General Alfred Jodl: This is the end... the end.
Patton: I'm not going to subsidize cowardice.
Lt. Col. Charles R. Codman: Shall I call the artist back sir?
Patton: To hell with it. Nobody wants to see a picture of me, I'm mad! Didn't you know that?
Patton: [Bradley frowns as Patton pins on his new stars] What's the matter, Brad? I've been nominated by the president.
General Omar N. Bradley: I know... but it doesn't become official until it's been approved by the Senate.
Patton: Well, they have their schedule and I have mine.
General Omar N. Bradley: [smiles wryly] George, I think if you were named Admiral of the Turkish navy, your aides could dip into their haversacks and come up with the appropriate badges of rank. Anyway, congratulations, George...
[extends his hand, then pulls it back]
General Omar N. Bradley: *premature* congratulations.
[shakes Patton's hand]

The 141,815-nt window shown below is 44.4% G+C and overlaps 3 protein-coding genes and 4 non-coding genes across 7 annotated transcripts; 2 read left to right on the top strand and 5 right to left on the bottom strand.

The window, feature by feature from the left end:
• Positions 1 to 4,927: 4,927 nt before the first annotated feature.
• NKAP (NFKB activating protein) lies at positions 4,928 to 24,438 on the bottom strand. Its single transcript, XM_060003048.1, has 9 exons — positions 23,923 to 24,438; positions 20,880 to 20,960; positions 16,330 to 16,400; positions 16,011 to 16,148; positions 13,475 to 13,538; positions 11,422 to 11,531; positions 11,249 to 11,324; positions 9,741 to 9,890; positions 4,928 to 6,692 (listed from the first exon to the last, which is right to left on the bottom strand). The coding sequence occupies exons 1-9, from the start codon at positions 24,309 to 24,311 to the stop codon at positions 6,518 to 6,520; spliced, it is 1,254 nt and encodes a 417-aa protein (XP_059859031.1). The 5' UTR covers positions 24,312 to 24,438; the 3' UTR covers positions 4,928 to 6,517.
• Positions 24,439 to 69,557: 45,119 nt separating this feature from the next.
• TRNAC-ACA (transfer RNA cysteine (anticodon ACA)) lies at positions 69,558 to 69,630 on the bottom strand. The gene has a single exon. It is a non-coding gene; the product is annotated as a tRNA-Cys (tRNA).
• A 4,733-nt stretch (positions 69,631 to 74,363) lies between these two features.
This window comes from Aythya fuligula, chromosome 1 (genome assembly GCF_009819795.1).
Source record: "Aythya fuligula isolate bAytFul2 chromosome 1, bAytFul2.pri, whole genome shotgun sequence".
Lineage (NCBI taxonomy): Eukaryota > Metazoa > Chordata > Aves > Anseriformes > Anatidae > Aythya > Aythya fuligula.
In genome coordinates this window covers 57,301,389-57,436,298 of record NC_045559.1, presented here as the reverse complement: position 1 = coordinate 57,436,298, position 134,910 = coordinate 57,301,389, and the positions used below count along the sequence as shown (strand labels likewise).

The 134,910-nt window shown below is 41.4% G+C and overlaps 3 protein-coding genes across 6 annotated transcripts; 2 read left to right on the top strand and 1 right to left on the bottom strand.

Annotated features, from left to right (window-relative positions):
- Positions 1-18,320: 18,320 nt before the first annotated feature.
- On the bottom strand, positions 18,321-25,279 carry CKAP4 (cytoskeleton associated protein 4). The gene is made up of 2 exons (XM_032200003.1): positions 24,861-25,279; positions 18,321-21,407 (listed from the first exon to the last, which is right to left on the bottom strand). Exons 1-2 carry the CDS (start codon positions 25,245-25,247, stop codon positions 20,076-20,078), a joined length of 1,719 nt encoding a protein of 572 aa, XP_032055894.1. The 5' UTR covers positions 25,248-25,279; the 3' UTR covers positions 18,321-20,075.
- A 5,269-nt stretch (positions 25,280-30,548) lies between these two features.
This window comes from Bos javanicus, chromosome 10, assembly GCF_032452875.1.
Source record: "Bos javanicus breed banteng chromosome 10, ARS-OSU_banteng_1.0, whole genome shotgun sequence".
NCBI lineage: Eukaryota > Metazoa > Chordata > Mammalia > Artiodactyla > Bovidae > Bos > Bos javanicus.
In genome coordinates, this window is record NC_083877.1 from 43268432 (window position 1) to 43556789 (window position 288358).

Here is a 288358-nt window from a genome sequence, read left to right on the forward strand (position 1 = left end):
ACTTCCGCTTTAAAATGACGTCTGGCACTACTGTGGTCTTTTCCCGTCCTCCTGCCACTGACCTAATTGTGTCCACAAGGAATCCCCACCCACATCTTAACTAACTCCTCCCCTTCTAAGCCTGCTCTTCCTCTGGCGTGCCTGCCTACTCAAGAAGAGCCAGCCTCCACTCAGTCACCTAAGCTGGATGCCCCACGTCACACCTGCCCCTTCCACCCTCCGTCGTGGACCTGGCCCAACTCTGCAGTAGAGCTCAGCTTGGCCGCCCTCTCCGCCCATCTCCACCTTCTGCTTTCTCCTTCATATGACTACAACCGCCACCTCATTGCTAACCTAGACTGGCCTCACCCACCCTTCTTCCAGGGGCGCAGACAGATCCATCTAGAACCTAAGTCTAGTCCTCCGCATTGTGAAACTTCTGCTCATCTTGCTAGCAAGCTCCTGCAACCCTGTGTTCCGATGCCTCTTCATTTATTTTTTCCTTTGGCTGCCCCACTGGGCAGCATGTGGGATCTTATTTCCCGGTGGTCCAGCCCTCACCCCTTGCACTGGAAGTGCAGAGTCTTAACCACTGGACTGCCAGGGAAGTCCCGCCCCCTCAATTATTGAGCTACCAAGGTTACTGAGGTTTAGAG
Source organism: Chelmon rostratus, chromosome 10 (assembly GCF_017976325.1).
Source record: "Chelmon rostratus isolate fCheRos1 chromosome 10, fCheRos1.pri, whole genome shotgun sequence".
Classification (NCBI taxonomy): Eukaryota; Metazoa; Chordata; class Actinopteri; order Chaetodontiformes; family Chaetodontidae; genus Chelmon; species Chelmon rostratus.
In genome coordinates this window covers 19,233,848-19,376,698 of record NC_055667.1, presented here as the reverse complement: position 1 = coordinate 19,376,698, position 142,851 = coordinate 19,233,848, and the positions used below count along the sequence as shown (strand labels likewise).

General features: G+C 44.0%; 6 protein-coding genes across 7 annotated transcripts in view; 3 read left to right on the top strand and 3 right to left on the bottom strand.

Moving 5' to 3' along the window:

Patton: [as he watches Moroccan soldiers taking part in a parade] Magnificent! I wish our troops looked that good!
Patton: I don't know why, but the image of a bullet coming straight for my nose was more horrifying than anything else.
General Omar N. Bradley: Well, I can understand that, George, it's such a handsome nose.
Capt. Oskar Steiger: [explaining Patton's attitude toward war] Sir, do you not see?
General Alfred Jodl: What?
Capt. Oskar Steiger: Don Quixote battles six merchants from Toledo and saves Dulcinea's virtue!
General Alfred Jodl: Who the devil is Dulcinea?
Lt. Col. Charles R. Codman: G2 also reports that Hitler probably retained Rommel in Berlin because things were going badly for the Afrika Korps. He didn't want his favorite general to lose face.
Patton: Well, I'm my favorite General. I don't want to be told that some second stringer is up against me; Then *I* lose face.